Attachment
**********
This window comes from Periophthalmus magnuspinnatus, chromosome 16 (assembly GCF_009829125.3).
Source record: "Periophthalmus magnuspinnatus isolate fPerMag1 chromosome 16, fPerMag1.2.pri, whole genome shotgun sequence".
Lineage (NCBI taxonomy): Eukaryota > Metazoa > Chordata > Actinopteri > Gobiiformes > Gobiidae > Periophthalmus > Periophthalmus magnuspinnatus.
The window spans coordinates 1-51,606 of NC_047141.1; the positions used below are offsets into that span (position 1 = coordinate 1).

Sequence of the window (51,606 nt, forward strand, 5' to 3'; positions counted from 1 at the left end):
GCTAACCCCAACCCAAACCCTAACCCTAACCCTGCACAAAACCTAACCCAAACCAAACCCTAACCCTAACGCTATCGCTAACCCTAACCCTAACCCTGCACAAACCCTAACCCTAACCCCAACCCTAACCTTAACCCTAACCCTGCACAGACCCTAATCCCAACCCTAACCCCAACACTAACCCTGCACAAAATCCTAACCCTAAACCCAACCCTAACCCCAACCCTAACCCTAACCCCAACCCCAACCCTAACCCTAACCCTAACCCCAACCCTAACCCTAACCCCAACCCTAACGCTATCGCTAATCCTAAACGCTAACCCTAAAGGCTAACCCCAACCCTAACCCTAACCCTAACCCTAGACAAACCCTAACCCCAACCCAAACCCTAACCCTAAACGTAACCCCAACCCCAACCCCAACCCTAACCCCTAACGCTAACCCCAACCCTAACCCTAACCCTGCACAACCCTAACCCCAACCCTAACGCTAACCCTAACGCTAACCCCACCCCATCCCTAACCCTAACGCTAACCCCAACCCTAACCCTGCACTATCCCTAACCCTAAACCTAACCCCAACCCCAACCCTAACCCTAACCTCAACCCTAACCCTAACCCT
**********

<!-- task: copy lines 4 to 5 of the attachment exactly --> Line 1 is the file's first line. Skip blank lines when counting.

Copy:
The window spans coordinates 1-51,606 of NC_047141.1; the positions used below are offsets into that span (position 1 = coordinate 1).

Sequence of the window (51,606 nt, forward strand, 5' to 3'; positions counted from 1 at the left end):